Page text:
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Last Updated: Saturday, 11 March 2006, 15:40 GMT
Afghan forces arrest 'bomb-maker'
A Pakistani man accused of aiding al-Qaeda and the Taleban has been held in a joint US-Afghan operation, security sources have told the BBC.

The governor of Kunar Province in Afghanistan said that Haji Nadir was a "trusted al-Qaeda operative" and was in Afghanistan to carry out attacks.

Security sources said Mr Nadir was suspected of training fighters and making bombs for use in Afghanistan.

He has been taken to Bagram air base for questioning by American forces.

Mr Nadir was arrested on Thursday in Afghanistan's Kunar Province, after crossing the border from Pakistan.

Security sources said Mr Nadir, from Dir district in the North-West Frontier Province of Pakistan, had been actively involved in the increasing number of roadside bombings carried out by insurgents in the eastern Kunar Province.

There have been at least 10 roadside bombs this year, compared to 17 in 2005 and five in 2005.

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US-led forces have frequently carried out operations in the border region, targeting senior al-Qaeda leaders suspected to be hiding in the area.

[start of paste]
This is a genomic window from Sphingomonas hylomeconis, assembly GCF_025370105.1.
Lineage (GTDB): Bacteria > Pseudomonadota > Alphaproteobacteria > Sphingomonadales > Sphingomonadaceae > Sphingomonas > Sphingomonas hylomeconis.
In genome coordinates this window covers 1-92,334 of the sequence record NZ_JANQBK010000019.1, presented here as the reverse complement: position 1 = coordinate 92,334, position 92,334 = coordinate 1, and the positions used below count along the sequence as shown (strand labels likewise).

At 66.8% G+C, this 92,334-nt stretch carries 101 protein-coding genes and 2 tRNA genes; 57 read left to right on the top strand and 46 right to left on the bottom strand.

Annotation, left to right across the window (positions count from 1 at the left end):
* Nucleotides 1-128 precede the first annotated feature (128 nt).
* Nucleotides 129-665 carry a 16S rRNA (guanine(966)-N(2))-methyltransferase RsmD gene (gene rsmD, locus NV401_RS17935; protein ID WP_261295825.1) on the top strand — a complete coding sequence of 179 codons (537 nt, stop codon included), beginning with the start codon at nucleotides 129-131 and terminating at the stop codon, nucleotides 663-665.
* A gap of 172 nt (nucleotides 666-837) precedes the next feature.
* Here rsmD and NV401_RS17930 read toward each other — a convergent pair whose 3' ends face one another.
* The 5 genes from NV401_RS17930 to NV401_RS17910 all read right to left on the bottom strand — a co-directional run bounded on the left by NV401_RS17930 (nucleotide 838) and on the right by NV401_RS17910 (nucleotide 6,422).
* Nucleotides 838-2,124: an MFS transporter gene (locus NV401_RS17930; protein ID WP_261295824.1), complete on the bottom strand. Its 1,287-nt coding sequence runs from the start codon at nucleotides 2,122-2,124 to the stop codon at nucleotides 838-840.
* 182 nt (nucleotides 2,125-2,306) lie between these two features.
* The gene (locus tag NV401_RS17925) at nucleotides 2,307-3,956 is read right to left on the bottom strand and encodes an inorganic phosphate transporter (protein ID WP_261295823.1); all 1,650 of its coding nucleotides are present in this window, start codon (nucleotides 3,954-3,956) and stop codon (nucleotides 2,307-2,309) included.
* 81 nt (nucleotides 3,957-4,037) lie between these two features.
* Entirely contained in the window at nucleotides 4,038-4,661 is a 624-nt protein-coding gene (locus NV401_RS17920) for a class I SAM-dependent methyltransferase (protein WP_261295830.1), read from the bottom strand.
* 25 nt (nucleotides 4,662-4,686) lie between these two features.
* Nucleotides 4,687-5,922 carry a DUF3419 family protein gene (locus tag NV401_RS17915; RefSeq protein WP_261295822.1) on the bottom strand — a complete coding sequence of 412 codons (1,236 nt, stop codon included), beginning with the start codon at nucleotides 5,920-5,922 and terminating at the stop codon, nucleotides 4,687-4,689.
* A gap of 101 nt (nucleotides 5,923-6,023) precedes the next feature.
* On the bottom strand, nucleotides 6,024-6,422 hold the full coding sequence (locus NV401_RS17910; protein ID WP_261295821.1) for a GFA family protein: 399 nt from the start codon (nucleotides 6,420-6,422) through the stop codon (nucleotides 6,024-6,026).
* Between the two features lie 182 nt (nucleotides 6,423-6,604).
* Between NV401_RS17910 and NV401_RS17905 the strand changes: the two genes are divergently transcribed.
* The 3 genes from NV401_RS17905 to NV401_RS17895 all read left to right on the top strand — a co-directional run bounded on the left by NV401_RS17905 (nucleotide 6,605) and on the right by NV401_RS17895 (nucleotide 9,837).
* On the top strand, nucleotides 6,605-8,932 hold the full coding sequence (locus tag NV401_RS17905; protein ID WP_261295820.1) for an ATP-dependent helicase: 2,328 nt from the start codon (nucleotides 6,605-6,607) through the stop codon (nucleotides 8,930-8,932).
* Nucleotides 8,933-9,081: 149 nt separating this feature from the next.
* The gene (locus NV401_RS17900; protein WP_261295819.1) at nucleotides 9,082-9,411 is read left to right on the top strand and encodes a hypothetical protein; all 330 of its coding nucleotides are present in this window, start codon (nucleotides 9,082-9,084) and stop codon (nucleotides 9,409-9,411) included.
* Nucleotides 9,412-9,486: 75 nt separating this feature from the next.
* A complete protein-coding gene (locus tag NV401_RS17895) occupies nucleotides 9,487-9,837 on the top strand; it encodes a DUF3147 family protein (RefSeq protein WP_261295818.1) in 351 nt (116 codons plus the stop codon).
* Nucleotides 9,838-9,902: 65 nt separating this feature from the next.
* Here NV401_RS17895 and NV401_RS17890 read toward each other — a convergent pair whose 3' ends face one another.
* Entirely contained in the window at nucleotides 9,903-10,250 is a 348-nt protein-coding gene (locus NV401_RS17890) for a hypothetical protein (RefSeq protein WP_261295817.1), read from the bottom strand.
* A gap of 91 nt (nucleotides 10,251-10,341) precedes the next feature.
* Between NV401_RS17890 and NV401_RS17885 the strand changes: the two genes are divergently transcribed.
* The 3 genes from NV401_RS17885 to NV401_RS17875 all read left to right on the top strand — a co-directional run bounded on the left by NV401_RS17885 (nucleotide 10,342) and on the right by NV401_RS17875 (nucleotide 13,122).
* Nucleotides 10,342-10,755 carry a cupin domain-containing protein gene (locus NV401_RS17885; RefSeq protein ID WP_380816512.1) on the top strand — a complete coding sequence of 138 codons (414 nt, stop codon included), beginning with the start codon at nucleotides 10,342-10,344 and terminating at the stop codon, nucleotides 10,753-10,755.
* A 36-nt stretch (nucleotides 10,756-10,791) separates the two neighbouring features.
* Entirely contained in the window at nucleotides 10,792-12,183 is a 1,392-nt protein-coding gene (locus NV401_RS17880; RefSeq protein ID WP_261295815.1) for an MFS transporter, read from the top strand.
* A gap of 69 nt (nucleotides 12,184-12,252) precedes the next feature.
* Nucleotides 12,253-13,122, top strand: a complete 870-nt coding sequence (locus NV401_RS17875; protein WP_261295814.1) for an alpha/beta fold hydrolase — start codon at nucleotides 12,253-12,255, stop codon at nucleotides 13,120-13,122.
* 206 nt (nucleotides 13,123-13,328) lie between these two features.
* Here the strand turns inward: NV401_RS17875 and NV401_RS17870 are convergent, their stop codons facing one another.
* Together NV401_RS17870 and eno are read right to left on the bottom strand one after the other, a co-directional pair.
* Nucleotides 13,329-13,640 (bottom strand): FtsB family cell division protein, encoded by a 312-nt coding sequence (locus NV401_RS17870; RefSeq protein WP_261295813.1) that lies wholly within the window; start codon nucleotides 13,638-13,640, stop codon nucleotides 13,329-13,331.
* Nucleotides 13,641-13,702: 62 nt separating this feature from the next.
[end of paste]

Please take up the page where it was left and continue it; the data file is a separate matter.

In January Pakistani President Pervez Musharraf claimed a "close relative" of al-Qaeda number two Ayman al-Zawahiri had been killed in one attack.

A number of local villagers were also killed during that operation.

Tit-for-tat

Mr Nadir's arrest comes at a time of renewed diplomatic sparring between Pakistan and Afghanistan.

In an interview with the BBC, Afghan Foreign Minister Abdullah Abdullah dismissed Pakistan's claims that intelligence information passed to Pakistan was "outdated".

Villagers search through debris after Friday's overnight operation by Pakistani forces near Miranshah
Up to 30 suspected militants were killed in an operation in Waziristan
President Musharraf had said on Monday that information handed over by Afghan intelligence about Taleban leaders in Pakistan was "old and outdated", and Afghan President Hamid Karzai did not know what was happening on in his own country.

Dr Abdullah said: "The information we provided included the whereabouts of Taleban leaders, the whereabouts of training camps for Taleban, the areas where Taleban [fighters] cross borders.

"We were sure of the value of the intelligence... and some of it was very solid evidence of what was happening."

The Pakistani army has been involved in renewed military action against suspected pro-Taleban militias in the tribal region of North Waziristan over the last week.

Reports say nearly 150 people have died in the fighting.

But Dr Abdullah repeated Afghanistan's demand for Pakistan to do more to stop militants crossing into Afghanistan.




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